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Oct 08 2013

The Time is Right for PSTN Migration

Service providers recognize that the public switched telephone network (PSTN) is in need of transformation. But many struggle with questions about how to approach transformation and what solutions to deploy. Most current investments focus on upgrading to ultra-fast broadband networks. These upgrades will facilitate PSTN transformation. With the right mix of mobile, fixed broadband and narrowband technologies, service providers can migrate the PSTN to an IP-based network that delivers cost savings and unlocks new revenue opportunities.

Why the PSTN needs transformation

For decades, the PSTN has been a reliable source of voice service revenue. So why would service providers think about replacing this tried-and-true TDM-based technology with IP-based voice services? There are three good reasons why PSTN transformation is an option well worth considering. First, time is winding down on TDM-based voice technology. Most vendors have announced end of life of their PSTN portfolios and maintenance contracts by 2018, if not before. Service providers will find it increasingly difficult to upgrade and maintain their legacy PSTN equipment. They must find other viable solutions to fill the void. Second, PSTN revenues are decreasing. Today, there are no TDM-based voice services that create new revenue. More and more providers are eliminating analog voice services in favor of packet-based digital voice services so they can offer new services, create new revenue and prevent churn. Third, the cost to operate the PSTN continues to rise. As more users move to mobile and digital voice services, service providers have fewer users connected to their TDM networks. But the PSTN equipment and central offices (COs) remain, and must be maintained. Beyond maintenance and real estate, the combination of low port utilization, increased hardware failure due to aging equipment, soaring energy costs and tougher environmental regulations adds up to much higher per-user costs.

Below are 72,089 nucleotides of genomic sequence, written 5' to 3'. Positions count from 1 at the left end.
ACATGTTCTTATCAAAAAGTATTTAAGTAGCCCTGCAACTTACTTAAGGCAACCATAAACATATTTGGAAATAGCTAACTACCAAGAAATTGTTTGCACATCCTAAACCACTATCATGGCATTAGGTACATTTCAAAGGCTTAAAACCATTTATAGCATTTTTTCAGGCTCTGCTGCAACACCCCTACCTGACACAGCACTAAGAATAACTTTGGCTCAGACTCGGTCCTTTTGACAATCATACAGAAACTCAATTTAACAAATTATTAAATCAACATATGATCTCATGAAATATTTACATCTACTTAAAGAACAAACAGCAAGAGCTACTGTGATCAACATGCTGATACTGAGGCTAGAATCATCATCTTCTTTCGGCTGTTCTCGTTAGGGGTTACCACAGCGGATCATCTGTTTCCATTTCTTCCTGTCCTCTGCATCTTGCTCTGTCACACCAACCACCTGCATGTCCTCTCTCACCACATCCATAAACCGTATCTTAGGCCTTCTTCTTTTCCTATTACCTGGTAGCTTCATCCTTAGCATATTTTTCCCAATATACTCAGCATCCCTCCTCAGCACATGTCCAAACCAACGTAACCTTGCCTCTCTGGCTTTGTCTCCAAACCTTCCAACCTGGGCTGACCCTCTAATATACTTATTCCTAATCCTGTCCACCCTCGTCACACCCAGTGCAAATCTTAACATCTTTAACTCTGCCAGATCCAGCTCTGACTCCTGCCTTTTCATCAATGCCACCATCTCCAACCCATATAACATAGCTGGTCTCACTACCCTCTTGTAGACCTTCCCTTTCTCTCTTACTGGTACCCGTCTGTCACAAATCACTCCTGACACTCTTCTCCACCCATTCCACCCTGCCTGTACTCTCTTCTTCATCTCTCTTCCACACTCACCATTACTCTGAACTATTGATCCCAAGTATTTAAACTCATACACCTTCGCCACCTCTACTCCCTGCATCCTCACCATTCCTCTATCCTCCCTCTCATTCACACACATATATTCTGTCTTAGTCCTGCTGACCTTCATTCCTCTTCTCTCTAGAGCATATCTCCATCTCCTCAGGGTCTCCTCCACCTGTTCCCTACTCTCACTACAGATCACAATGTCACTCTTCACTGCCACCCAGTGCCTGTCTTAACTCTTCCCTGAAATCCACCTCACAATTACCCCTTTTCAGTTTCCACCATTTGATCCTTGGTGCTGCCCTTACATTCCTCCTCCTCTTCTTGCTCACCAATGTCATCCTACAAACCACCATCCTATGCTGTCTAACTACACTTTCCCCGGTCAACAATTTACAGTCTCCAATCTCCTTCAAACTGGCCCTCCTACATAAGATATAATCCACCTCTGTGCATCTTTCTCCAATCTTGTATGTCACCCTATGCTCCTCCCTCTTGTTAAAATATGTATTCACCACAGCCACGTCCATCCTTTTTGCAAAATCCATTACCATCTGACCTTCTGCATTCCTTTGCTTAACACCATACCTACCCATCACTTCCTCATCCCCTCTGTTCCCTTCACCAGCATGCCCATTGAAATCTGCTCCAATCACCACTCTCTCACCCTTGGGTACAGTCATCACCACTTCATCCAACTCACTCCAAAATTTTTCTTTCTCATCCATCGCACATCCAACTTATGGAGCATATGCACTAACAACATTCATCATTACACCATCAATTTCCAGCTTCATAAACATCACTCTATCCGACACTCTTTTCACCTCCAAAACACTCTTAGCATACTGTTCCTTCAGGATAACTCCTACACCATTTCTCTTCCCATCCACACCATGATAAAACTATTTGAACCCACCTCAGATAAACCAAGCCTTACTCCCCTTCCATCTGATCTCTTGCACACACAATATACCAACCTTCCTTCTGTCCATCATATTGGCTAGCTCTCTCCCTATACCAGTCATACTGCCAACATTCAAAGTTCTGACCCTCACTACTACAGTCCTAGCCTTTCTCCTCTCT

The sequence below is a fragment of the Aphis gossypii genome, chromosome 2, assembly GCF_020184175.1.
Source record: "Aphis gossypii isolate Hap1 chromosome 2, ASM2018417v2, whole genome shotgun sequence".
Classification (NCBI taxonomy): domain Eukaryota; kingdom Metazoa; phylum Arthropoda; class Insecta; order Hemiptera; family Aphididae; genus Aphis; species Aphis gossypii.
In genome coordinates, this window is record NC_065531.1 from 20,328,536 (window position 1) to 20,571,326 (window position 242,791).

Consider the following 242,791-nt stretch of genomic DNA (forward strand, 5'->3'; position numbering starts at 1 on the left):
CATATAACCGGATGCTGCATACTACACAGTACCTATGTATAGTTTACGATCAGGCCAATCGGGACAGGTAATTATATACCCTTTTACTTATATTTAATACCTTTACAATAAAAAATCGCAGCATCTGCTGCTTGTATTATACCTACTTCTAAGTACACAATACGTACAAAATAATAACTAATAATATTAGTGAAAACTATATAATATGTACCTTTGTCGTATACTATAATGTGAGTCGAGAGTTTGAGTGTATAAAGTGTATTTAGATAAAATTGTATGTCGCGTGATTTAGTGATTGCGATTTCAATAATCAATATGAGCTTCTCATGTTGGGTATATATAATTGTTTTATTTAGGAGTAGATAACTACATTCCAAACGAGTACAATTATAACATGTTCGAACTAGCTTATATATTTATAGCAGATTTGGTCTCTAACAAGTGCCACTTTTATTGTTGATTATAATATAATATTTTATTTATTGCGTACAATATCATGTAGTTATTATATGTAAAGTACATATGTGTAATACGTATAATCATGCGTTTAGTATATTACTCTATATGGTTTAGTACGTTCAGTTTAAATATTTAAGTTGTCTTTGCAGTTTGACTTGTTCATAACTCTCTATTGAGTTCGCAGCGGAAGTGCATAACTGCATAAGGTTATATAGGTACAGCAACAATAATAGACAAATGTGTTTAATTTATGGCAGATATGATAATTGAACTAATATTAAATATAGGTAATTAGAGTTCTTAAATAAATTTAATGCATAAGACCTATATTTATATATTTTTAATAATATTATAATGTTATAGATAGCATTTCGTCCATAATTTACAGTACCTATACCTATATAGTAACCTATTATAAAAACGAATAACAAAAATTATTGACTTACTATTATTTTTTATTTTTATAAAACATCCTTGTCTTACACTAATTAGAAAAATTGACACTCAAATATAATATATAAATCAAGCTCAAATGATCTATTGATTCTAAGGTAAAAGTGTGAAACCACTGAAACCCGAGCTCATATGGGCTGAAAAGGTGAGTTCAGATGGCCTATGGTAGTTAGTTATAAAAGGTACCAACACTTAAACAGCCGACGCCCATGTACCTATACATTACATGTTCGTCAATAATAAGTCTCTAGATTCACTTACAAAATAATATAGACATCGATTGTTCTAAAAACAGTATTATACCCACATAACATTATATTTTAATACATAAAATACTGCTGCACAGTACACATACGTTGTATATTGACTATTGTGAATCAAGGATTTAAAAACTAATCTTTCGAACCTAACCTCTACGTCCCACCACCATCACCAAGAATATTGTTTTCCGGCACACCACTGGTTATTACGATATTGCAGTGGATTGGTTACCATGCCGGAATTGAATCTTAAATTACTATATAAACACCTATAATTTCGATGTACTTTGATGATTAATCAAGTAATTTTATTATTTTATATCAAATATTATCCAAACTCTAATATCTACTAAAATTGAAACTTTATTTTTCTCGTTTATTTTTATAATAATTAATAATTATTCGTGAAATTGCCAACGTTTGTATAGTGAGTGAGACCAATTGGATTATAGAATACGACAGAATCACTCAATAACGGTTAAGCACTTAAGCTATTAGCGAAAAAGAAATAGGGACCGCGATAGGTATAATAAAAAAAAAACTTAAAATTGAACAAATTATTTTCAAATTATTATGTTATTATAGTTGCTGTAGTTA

Why investing in PSTN makes sense

Service providers typically operate several parallel networks — for example, a TDM network for voice services and an IP network for data services. An ideal scenario for many service providers would be to unify all operations and services on a single IP-based network. A unified network built on IP offers several key benefits. For example, it can be evolved, commissioned and operated much more cost effectively than TDM or parallel networks can. It increases revenue potential by providing support for compelling new services. What’s more, it is future proof and can easily evolve in step with changing technologies and user interests. Every service provider would like to enjoy these benefits. But the reality is that it’s not easy to migrate all PSTN capabilities from TDM to IP networks. Service providers will face some complex operational challenges along the migration path. Before deciding to pursue PSTN transformation, a service provider must think about how the role and use of PSTN will evolve in the coming years. Here are some key factors to consider in building a PSTN transformation business case:

  • Customer churn: Users will continue to embrace mobile and voice over broadband services. The yearly decrease in number of PSTN subscribers differs across regions with North America at 10%, EMEA 6%, APAC 3% and CALA at less than 1%. By 2023, 60% of US households will use wireless voice exclusively, and 20% of US households will use VoIP services.[1]
  • Increasingly universal broadband: Broadband build-out continues around the world. Service providers need to find ways to use these broadband deployments to upgrade voice services.
  • Demand for transparent migration: Many customers want to preserve the status quo for voice services. A forced migration may create opportunities for competitors to pull customers away. Operators must guard against churn by ensuring that these customers aren’t disturbed by migration processes.